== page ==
Hi Jill,

I have 2 quick questions that I can't seem to get a good answer to:

1. When registering a new domain name, should I shy away from having a hyphen in the name, like www.word1-word2.com? I rarely see any domains with dashes in the top 10-20 results in the SERPs -- in Google or Yahoo. Has that been just my imagination? Would having dashes in the name hurt my "rankability"?

2. Here's one that I think is just a myth, particularly since I heard it from a customer service rep at a hosting company. Does it help my Google ranking to register my domain name for years in advance? The guy at the hosting company insisted it's true, but a car salesman will also say you need the anti-rust coating for only an extra $1,000. The rep said I should register it for 10 years. Have you ever heard this before? So what's the real scoop?

Looking forward to reading your newsletters.

Thanks,

Ron

Jill's Response

Hi Ron,

1. Hyphenated domains make no difference to search engines in terms of rankings, as domain names are not really an SEO factor these days. However, real people tend to forget about hyphens when attempting to remember a domain they previously visited. So if you want people to remember your domain and not visit your competitor instead, you'll probably want to use a domain that is not hyphenated. You could also purchase both versions to be on the safe side. Just remember that domain names really have nothing to do with where you rank so don't worry about it for that purpose. Your domain is one of the most important ways to brand your company, which is the most crucial thing to consider when choosing one.

2. Regarding whether registering a domain for 10 years would make a difference to your search engine rankings, it would really be impossible to know for sure. Certainly, if you know you're going to be in business for a long time and you can get a good deal on a 10-year registration, then it's cheap enough to just do it. But whether it would make a difference to rankings is unknown, and chances are that there would be no noticeable effect. Remember, there are hundreds of factors that come into play for rankings, so something like that would be extremely negligible if it had any effect whatsoever. The reason people even bring it up is that in one of Google's patent applications, they did mention something about the length of registration. Hosting companies, of course, love to see stuff like that, because they can use it as a selling point -- whether it's true or not.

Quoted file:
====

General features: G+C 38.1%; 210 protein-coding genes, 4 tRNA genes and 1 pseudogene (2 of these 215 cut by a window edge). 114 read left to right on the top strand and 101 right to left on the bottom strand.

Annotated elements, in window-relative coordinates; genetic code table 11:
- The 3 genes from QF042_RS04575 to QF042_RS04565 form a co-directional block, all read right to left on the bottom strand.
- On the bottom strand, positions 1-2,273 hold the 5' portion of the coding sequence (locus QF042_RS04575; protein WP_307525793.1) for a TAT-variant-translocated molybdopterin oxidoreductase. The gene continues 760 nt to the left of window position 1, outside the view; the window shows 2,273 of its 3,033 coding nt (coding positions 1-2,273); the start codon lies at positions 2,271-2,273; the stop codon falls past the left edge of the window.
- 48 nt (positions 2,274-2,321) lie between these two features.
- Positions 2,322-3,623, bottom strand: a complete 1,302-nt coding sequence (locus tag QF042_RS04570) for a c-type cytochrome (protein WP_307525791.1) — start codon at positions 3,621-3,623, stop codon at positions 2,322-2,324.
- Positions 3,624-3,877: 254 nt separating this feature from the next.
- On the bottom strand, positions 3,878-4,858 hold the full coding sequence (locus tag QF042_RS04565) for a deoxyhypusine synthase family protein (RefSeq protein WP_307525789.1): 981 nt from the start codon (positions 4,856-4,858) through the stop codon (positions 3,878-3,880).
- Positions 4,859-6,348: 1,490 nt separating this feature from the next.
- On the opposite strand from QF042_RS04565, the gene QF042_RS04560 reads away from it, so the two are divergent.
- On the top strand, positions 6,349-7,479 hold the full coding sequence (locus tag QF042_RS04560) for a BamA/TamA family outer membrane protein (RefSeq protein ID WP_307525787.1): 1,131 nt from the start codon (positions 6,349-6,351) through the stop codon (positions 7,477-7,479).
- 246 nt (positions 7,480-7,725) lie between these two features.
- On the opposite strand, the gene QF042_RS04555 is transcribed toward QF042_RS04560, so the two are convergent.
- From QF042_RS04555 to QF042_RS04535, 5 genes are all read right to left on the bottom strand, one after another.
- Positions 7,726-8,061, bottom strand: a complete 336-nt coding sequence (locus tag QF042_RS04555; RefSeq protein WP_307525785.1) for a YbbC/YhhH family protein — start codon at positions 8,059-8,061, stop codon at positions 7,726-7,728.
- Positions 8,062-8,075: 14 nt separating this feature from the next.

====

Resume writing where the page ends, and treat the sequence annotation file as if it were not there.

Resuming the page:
Hope this helps!

Jill

Discuss this article in the Small Business Ideas forum.


February 15, 2006





CEO and founder of High Rankings®, Jill Whalen has been performing search engine optimization since 1995 and is the host of the free High Rankings Advisor search engine marketing newsletter, author of "The Nitty-gritty of Writing for the Search Engines" and founder/administrator of the popular High Rankings Search Engine Optimization Forum. In 2006, Jill co-founded SEMNE, a local search engine marketing networking organization for people and companies in New England.

High Rankings is an internationally recognized search engine optimization firm located in Framingham, MA specializing in search engine optimization, SEO consultations, in-house training, site audit reports, search marketing seminars and workshops. High Rankings has a 100% success rate for substantially improving client rankings and targeted traffic.

Jill speaks at national and international conferences and has been writing about SEO and search marketing since 2000. She's been quoted in such publications as The Wall Street Journal, U.S. News & World Report and The Washington Post. Her articles have appeared in numerous print magazines and online websites including CIO Magazine, CMS Focus, The Internet Marketing Report, ClickZ, WorkZ, Inc.com, Entrepreneur, Lycos Small Business, WebProNews, SiteProNews and others. Jill has also appeared on many online and offline radio programs such as Entrepreneur Magazine's E-Biz Radio Show, SearchEngineRadio and the eMarketing Talkshow.





Search Engine Guide > Jill Whalen > Hyphenated Domains and Long Registration Periods